Impressions: Jen Rosenblit's "Clap Hands" Presented by American Realness at Abrons Art Center
Presented by American Realness
January 5-12, 2017
Abrons Art Center, Experimental Theatre
Creation: Jen Rosenblit
With the Performers effie bowen and Admanda Kobilka
Supportive Performance: alexia welch
Sound: Admanda Kobilka aka snoggybox
Experimental theatre conjures different expectations than traditional theatre. You expect the unexpected. Jen Rosenblit’s Clap Hands, presented during American Realness, certainly places us within this canon. There are several ways to approach this genre, but it can be advantageous to take it all in and then put the pieces together later.
Bright work lights permeate at high frequencies as the audience situates around all four sides of the pre-set scene. Admanda Kobilka sports a mustard yellow wrestling singlet and fuchsia felt boxing glove on one hand. effie bowen dons a white short-sleeved t-shirt and white fencing pants. She cradles a large stack of folded fuchsia felt pieces that hides her face. Rosenblit wears a black t-shirt and black boxing shorts. alexia welch accessorizes her all black ensemble with a fuzzy boom microphone and tan suede utility belt. The athletic attire foreshadows the promise of physical endurance. The unyielding bleacher seats occupied by the audience add to the ambiance.
Rosenblit sits in a yellow chair next to a yellow table, cluttered with a speaker, thick electrical cords that snake around one another, a pedal board, dials, a handheld microphone, and more unrecognizable equipment — a sound laboratory on display.
The first half of the work transpires with Rosenblit saying a string of words into the boom mic: actions, memories, circular, female pattern baldness, adult content, Pink Floyd. She recites her auditory incantations with an even, gentle tone. Kobilka and bowen execute a series of repetitive movements, occasionally modulating their tempo. Kobilka alternates his weight from left to right with a step, hop. bowen carefully measures out fencing poses that arrive to stillness. Are they moving in response to one another, Rosenblit’s words, or are they purposefully disconnected?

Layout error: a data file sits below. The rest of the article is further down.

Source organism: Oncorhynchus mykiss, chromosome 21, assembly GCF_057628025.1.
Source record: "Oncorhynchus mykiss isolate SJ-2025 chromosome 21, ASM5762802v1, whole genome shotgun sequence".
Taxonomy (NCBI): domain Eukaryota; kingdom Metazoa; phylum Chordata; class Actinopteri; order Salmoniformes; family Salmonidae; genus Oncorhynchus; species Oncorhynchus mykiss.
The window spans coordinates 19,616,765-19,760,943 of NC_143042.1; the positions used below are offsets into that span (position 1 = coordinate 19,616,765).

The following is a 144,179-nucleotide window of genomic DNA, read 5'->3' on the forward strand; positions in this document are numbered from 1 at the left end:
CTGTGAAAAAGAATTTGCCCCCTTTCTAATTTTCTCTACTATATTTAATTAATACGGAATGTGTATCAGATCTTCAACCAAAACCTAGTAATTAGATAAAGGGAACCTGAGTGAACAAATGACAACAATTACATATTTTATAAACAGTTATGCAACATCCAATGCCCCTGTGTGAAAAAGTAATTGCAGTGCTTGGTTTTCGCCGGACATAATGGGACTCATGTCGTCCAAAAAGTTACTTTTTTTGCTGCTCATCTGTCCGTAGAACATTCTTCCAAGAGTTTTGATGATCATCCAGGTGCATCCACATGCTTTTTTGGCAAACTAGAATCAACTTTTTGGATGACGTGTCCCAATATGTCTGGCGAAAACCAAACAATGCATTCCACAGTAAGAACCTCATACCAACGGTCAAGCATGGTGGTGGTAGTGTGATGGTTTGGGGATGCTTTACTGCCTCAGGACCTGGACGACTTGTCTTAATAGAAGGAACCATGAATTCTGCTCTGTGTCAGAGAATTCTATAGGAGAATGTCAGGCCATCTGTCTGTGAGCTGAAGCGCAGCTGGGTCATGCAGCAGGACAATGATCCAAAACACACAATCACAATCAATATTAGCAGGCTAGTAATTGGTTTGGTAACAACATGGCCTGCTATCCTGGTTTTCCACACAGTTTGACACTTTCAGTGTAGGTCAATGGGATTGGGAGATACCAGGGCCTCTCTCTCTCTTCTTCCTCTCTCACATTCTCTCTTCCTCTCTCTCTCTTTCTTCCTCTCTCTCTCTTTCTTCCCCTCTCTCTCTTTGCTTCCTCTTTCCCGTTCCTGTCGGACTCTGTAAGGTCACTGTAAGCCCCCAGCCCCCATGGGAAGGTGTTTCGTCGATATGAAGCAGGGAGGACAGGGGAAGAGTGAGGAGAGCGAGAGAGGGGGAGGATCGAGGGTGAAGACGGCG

Rosenblit revolves beneath the mic. Her words morph into movement. She tickles the air while she follows the gestures beyond her fingertips. A broken plastic yellow bracelet protrudes from her mouth as she skitters from one corner to the next.
Informality materializes. The performers stumble in and out of each other’s consciousness. Rosenblit applies ChapStick twice and even asks an audience member to turn off his phone when a series of notifications ping through.
If there were a fifth performer, it would be the fuchsia fabric, which was flopped, folded, stacked, and sat. During a surprising metamorphous, bowen pulls apart edges of the bright cloth to create large abstract shapes. Are they large round petals or indefinable folds with no beginning or end? At one point, Rosenblit, bowen, and Kobilka struggle to transport this growing mass from one side of the space to the other. They catch straggling pieces with available toes, feet, and arms. A felt bag with handles, more felt pieces, and pink booties emerge from the fuchsia folds. bowen transforms into a pink blob monster as Rosenblit wiggles out from under the mass wearing only black boots.
Nudity becomes an ancillary antidote of task and function. bowen casually removes her top before being engulfed by fabric, and Rosenblit matter-of-factly resumes moving, placing, and resting on the yellow table. Rosenblit's nakedness is treated with no consequence, suggesting a state of neutrality.
The work methodically disorients one’s ability to reconcile cause and effect. Perhaps this is a slight nod to the postmodern ‘so what’ aesthetic. If you see connection great; if not, so what.
Clap Hands concludes with Rosenblit stuffing her head into the felt bag. Her world, along with the mind and contents that manifest it, retract into the container from which they emerged.